The principal evidence against Fujii was testimony from the businessman who allegedly bribed him. Conveniently for prosecutors, he had already been arrested and convicted for the bribery and an unrelated fraud, a crime that literally involves lying to people. Finding the witness lacking in credibility and his account of sneaking cash to Fujii implausible, the Nagoya District Court acquitted the young mayor.
On appeal by prosecutors, the high court managed to decide that the convicted fraudster was more credible than either the mayor or the witness whose testimony supported his innocence. Not only that, the esteemed high court judges supposedly made this evaluation based solely on the record of the lower court proceedings. They did hear testimony from the fraudster, but this turned out to have been tainted (and thus unusable) because he had inexplicably received a copy of the district court’s decision. This meant he and prosecutors had months to iron out discrepancies before testifying again to the high court, which, supposedly unaffected by this testimony, nonetheless found him credible based just on the record of the lower court proceedings. The high court never bothered to hear testimony from the mayor and his witness before essentially deciding both were lying.
The citizens of Minokamo apparently have a different view; Fujii was re-elected mayor in May. He ran unopposed, so popular despite his conviction that apparently no other parties thought it worth standing opposition candidates. Now on appeal before the Supreme Court, his case offers a cautionary tale for young people who challenge Japan’s wrinkly-faced establishment. It is also a sad reminder of how low one should set expectations of the nation’s criminal justice system. This is not just because of the result at the high court, but because the process started with a judge rubber-stamping a democratically elected sitting mayor’s arrest and prolonged detention, the latter on the farcical grounds that he was a flight risk. In just a few days an astounding 40 percent of Minokamo voters signed a petition calling for him to be released on bail.
Just as with all trials, Fujii’s was about competing narratives — his and the prosecutors’. Judges are supposed to balance the evidence and decide which is true. Yet apart from the testimony and other evidence submitted in the courtroom, at a higher level there is also a separate narrative playing out about whether trials themselves are being conducted fairly. Authoritarian institutions and marketing executives both appreciate that controlling narratives such as these is critical.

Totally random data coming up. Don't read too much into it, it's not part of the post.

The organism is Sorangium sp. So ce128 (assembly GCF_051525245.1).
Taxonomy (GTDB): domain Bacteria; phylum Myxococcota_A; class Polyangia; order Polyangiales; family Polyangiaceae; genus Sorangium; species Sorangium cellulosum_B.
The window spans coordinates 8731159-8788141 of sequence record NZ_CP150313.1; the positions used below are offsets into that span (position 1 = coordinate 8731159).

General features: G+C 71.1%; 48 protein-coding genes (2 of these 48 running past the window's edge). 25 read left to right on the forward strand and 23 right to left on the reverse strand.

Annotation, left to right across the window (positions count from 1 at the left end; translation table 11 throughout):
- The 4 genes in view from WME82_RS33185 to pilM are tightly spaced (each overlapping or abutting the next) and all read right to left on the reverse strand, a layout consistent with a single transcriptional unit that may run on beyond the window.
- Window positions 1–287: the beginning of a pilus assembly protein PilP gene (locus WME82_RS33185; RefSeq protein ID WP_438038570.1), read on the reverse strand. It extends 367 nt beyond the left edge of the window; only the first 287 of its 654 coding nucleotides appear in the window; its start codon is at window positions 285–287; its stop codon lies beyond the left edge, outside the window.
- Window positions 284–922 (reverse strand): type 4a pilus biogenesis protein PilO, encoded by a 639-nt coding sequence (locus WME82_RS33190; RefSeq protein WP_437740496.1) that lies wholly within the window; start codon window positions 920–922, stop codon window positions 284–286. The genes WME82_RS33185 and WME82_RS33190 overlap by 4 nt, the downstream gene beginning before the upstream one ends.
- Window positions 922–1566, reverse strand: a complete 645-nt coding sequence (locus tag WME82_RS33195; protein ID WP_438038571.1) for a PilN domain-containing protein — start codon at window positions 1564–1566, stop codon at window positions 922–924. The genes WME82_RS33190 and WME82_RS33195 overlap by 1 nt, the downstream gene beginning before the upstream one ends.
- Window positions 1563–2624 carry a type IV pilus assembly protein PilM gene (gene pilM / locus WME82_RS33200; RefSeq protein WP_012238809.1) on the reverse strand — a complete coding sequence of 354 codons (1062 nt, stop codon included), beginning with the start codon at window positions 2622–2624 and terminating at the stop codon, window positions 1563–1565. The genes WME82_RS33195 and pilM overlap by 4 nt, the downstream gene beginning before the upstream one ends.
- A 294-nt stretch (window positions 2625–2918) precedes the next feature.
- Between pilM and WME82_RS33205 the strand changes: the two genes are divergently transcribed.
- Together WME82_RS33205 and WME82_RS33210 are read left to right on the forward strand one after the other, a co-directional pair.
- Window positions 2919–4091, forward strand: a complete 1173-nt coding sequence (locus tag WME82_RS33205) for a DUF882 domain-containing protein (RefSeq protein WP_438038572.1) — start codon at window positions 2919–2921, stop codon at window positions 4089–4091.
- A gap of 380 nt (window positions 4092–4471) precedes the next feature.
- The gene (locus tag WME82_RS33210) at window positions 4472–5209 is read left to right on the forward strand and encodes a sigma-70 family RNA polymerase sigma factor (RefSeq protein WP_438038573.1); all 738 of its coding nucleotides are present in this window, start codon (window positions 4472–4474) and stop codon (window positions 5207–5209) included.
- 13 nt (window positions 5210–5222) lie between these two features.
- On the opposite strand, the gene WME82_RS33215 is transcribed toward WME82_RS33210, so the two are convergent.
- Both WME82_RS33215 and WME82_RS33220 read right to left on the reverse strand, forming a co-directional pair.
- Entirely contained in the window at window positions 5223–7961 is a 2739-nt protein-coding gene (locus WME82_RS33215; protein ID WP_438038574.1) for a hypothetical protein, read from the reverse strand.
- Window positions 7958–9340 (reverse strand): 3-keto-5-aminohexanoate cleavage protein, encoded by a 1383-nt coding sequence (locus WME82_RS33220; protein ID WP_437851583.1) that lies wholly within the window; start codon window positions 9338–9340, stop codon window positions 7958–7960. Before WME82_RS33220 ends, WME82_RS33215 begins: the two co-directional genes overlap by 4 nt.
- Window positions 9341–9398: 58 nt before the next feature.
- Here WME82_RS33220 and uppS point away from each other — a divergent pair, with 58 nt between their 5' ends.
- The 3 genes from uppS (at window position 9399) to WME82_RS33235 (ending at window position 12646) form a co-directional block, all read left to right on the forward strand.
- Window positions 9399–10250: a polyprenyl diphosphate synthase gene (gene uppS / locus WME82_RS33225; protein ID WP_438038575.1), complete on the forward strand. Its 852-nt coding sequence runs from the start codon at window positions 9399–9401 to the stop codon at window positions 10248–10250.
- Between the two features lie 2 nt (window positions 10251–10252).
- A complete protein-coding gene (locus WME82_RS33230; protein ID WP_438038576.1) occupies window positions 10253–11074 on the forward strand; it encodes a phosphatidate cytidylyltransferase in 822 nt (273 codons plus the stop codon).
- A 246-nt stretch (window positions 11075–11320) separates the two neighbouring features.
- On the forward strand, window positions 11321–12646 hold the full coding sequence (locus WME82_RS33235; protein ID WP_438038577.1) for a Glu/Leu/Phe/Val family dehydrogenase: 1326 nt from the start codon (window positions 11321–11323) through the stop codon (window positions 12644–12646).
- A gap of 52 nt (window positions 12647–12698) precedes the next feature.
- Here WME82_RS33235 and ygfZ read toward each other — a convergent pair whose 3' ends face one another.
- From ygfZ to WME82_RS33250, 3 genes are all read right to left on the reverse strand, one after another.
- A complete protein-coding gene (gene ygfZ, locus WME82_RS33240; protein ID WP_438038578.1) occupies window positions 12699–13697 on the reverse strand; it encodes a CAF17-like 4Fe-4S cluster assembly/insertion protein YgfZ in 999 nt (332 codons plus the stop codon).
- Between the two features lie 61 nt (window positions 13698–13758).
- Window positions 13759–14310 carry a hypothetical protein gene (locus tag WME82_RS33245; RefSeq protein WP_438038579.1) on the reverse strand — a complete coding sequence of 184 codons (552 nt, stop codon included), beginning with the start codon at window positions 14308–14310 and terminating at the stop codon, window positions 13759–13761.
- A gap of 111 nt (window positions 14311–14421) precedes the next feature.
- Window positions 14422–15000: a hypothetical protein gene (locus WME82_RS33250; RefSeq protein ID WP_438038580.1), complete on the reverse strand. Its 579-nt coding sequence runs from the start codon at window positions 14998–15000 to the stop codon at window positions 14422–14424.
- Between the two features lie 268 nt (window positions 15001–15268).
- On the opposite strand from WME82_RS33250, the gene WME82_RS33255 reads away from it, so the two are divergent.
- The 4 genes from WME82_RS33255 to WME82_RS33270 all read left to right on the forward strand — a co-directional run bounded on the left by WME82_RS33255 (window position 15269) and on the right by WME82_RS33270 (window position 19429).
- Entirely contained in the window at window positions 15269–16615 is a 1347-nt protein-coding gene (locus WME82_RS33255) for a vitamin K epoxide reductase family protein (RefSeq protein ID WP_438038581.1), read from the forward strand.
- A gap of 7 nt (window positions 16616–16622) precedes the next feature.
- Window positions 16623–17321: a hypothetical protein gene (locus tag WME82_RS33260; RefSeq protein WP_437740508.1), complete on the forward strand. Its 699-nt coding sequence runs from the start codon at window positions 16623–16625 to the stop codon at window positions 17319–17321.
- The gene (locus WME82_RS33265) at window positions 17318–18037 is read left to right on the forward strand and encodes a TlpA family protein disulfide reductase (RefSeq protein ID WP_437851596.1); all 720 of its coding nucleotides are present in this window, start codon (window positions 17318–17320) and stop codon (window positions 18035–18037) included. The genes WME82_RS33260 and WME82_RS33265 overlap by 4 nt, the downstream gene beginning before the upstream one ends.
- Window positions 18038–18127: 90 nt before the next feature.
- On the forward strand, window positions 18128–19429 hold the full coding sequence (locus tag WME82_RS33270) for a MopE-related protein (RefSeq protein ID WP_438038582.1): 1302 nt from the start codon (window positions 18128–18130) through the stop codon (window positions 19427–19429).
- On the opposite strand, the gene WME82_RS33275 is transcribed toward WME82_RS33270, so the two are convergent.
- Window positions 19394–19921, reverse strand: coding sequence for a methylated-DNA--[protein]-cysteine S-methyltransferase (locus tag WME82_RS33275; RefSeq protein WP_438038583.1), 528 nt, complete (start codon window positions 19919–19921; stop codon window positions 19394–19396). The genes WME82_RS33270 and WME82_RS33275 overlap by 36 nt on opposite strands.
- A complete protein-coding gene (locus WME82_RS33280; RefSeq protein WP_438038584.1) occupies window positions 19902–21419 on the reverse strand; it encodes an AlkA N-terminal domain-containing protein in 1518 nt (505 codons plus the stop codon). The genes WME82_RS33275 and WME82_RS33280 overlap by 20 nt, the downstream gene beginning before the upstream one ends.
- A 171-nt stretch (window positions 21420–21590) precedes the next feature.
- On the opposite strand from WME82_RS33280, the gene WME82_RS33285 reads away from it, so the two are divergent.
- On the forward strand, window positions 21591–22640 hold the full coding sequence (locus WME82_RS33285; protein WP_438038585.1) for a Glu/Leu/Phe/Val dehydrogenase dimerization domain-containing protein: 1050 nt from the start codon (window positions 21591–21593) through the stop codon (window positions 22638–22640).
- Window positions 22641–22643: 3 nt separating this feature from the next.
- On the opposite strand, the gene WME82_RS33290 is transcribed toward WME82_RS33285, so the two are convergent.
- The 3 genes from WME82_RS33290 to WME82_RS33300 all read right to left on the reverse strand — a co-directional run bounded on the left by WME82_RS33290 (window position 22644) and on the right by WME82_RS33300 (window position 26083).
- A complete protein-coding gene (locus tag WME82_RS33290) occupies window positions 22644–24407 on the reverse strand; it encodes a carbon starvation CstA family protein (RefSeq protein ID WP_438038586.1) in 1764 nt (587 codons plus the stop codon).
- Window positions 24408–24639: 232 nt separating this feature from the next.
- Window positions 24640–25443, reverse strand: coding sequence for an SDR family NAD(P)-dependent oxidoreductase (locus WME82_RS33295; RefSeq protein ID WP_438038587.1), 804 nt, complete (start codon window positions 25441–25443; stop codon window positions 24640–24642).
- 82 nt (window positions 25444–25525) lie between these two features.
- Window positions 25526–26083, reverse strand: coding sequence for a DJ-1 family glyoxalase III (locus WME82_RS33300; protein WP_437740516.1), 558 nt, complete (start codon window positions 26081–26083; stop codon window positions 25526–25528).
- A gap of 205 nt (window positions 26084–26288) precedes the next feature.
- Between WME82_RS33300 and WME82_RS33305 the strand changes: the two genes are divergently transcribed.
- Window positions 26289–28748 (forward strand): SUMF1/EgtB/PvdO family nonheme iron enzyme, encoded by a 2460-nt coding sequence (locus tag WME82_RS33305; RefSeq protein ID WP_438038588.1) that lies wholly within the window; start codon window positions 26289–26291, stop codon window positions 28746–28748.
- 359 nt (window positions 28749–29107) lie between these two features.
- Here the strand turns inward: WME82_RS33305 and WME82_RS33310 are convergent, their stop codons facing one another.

Judicial efforts to control the narrative played out in a shocking fashion in Fujii’s case. By law, the judgment of a court in a criminal case must be read to the defendant in open court, though it may take several days from being requested for a formal written judgment to be delivered to the defendant and his lawyers. In high-profile cases, however, courts have a practice of issuing a summary of the judgment to the media so they can report on it immediately.
In Fujii’s case, accredited media were given a 60-page “summary” of the high court’s decision the day it was rendered. At the same time, the same court refused to give Fujii’s counsel the same summary — that was for the media only. The defendant and his lawyers were supposed to wait until the official judgment was ready. This left them (and the government of Minokamo) to field questions from journalists who were better equipped with information about the judgment than they were. Control of information is a source of power — both to criticize and prevent criticism. Japanese courts — like all government institutions — know this very well.
Which brings me to why we should all be sorry to see Lawrence Repeta leaving Japan.

 

Larry is a friend of mine and was, until recently, a law professor at Meiji University. Had you been sitting in the public seats at the Nagoya High Court when it reversed Fujii’s acquittal, you could have pulled out a memo pad and — like Fujii’s lawyers — frantically tried to take notes as the judgment was read out. If you had done so, you would owe a debt of gratitude to Larry Repeta.
When I first observed a Japanese criminal trial, courthouses had signs on the walls saying “Taking notes prohibited.” This didn’t apply to everyone, though: Journalists accredited to the court’s “press club” could do so, but other observers could not. Press clubs are an omnipresent narrative control device in Japan; journos who write anything too critical of the institution can have their accreditation revoked, losing access to precious information. Members of the general public are not subject to this sort of control.